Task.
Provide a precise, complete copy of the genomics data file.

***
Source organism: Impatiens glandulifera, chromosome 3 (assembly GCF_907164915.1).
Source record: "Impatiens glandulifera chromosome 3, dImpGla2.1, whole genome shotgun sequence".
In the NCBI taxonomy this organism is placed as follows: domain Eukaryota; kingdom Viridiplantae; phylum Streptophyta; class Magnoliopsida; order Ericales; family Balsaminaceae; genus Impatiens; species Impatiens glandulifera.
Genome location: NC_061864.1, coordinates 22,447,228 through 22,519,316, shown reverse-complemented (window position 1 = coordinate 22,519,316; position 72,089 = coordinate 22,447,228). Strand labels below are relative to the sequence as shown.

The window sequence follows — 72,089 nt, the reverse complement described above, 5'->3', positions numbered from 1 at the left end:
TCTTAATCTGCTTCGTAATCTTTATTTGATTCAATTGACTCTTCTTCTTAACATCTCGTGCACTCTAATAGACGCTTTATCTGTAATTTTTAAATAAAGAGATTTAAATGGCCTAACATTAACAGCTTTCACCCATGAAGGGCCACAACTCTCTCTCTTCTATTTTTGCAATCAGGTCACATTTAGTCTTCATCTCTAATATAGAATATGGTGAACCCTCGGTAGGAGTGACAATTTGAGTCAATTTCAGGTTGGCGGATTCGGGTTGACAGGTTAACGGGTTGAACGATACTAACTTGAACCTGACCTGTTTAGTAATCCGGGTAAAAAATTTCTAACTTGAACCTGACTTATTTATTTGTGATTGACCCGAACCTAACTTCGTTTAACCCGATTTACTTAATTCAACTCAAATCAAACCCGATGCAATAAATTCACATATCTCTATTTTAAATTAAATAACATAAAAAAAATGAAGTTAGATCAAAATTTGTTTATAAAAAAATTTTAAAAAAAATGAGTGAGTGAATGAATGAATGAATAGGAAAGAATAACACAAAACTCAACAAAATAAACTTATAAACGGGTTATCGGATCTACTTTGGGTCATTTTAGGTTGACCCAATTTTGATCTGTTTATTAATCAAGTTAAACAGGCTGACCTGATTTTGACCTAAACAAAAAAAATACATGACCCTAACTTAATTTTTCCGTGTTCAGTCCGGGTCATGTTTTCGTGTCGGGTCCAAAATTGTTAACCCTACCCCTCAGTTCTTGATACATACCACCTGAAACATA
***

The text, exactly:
Source organism: Impatiens glandulifera, chromosome 3 (assembly GCF_907164915.1).
Source record: "Impatiens glandulifera chromosome 3, dImpGla2.1, whole genome shotgun sequence".
In the NCBI taxonomy this organism is placed as follows: domain Eukaryota; kingdom Viridiplantae; phylum Streptophyta; class Magnoliopsida; order Ericales; family Balsaminaceae; genus Impatiens; species Impatiens glandulifera.
Genome location: NC_061864.1, coordinates 22,447,228 through 22,519,316, shown reverse-complemented (window position 1 = coordinate 22,519,316; position 72,089 = coordinate 22,447,228). Strand labels below are relative to the sequence as shown.

The window sequence follows — 72,089 nt, the reverse complement described above, 5'->3', positions numbered from 1 at the left end:
TCTTAATCTGCTTCGTAATCTTTATTTGATTCAATTGACTCTTCTTCTTAACATCTCGTGCACTCTAATAGACGCTTTATCTGTAATTTTTAAATAAAGAGATTTAAATGGCCTAACATTAACAGCTTTCACCCATGAAGGGCCACAACTCTCTCTCTTCTATTTTTGCAATCAGGTCACATTTAGTCTTCATCTCTAATATAGAATATGGTGAACCCTCGGTAGGAGTGACAATTTGAGTCAATTTCAGGTTGGCGGATTCGGGTTGACAGGTTAACGGGTTGAACGATACTAACTTGAACCTGACCTGTTTAGTAATCCGGGTAAAAAATTTCTAACTTGAACCTGACTTATTTATTTGTGATTGACCCGAACCTAACTTCGTTTAACCCGATTTACTTAATTCAACTCAAATCAAACCCGATGCAATAAATTCACATATCTCTATTTTAAATTAAATAACATAAAAAAAATGAAGTTAGATCAAAATTTGTTTATAAAAAAATTTTAAAAAAAATGAGTGAGTGAATGAATGAATGAATAGGAAAGAATAACACAAAACTCAACAAAATAAACTTATAAACGGGTTATCGGATCTACTTTGGGTCATTTTAGGTTGACCCAATTTTGATCTGTTTATTAATCAAGTTAAACAGGCTGACCTGATTTTGACCTAAACAAAAAAAATACATGACCCTAACTTAATTTTTCCGTGTTCAGTCCGGGTCATGTTTTCGTGTCGGGTCCAAAATTGTTAACCCTACCCCTCAGTTCTTGATACATACCACCTGAAACATA